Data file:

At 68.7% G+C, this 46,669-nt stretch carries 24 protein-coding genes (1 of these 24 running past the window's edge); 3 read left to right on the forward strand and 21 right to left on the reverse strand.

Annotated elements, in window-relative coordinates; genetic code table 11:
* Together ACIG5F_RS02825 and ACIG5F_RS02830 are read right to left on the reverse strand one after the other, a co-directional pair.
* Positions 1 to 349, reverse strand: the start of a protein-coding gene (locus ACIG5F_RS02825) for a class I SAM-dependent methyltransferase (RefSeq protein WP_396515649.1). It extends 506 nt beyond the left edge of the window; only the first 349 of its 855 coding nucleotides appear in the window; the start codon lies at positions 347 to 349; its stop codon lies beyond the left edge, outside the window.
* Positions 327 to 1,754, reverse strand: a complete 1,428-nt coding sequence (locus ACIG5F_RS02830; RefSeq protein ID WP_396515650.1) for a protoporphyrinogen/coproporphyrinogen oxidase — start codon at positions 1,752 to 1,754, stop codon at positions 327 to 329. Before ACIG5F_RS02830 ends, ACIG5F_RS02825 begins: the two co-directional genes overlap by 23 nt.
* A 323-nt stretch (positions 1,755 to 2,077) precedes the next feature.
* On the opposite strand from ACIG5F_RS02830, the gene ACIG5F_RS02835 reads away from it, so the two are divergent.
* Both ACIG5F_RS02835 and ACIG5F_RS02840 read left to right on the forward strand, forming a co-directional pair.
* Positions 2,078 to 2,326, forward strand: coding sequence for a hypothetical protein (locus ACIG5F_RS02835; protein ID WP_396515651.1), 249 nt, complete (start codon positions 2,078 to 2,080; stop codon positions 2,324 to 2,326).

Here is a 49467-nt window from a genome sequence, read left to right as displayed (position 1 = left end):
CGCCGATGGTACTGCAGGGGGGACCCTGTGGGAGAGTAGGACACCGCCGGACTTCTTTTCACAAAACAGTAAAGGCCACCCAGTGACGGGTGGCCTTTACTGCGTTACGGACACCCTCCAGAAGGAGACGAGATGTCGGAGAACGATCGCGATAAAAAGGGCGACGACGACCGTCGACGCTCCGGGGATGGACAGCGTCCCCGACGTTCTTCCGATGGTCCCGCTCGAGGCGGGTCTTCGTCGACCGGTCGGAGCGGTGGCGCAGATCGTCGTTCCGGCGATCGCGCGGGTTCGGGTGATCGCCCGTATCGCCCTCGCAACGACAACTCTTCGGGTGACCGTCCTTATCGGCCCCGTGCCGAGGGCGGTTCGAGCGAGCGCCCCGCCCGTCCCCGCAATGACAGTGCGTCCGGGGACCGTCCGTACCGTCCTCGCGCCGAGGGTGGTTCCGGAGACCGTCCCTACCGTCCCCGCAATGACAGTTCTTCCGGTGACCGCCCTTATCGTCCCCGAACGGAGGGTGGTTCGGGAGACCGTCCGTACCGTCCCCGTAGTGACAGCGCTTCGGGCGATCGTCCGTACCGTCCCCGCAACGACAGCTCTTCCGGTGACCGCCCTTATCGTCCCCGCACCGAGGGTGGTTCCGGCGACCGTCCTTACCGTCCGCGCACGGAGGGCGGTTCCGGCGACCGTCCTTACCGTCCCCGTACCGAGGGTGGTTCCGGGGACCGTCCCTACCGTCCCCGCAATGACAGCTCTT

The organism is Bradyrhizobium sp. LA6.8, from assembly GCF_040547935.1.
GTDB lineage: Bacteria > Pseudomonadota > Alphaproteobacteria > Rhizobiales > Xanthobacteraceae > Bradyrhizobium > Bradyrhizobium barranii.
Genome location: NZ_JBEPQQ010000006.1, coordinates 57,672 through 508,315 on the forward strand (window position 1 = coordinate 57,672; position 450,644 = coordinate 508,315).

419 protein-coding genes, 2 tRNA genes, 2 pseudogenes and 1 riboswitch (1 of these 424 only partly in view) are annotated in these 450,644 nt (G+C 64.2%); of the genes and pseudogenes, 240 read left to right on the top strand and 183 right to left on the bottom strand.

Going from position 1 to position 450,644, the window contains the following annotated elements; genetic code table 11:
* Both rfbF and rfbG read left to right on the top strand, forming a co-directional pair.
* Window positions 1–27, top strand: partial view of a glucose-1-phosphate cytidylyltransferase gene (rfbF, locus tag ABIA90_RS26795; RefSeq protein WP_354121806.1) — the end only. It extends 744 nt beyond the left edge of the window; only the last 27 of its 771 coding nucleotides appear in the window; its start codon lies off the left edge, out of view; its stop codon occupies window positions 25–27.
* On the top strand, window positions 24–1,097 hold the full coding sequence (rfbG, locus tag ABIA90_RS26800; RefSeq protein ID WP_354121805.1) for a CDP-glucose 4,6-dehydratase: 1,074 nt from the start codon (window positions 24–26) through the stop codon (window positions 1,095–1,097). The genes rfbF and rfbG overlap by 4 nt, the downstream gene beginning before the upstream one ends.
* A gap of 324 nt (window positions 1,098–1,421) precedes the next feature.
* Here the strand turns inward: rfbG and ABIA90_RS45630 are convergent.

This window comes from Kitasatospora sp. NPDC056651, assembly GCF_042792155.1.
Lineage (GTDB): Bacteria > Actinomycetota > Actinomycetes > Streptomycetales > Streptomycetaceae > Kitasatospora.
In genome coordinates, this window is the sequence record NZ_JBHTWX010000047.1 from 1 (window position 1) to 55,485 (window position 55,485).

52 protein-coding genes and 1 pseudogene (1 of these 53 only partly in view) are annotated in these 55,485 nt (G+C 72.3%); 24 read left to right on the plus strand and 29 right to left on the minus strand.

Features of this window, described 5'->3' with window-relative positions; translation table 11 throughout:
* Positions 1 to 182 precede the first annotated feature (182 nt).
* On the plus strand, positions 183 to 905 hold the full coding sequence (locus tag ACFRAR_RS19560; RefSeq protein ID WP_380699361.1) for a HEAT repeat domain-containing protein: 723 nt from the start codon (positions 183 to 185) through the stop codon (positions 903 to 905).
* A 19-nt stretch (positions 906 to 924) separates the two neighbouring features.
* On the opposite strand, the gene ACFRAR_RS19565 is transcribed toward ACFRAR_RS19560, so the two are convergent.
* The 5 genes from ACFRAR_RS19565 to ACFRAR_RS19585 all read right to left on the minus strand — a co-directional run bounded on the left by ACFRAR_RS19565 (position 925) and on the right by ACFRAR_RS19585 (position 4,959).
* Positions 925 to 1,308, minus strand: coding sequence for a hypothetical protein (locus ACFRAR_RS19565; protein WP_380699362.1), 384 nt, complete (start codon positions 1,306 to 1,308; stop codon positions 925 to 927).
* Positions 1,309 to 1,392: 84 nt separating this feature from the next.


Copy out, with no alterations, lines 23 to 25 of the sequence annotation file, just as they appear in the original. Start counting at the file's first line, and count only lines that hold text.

Lineage (GTDB): Bacteria > Actinomycetota > Actinomycetes > Streptomycetales > Streptomycetaceae > Kitasatospora.
In genome coordinates, this window is the sequence record NZ_JBHTWX010000047.1 from 1 (window position 1) to 55,485 (window position 55,485).

52 protein-coding genes and 1 pseudogene (1 of these 53 only partly in view) are annotated in these 55,485 nt (G+C 72.3%); 24 read left to right on the plus strand and 29 right to left on the minus strand.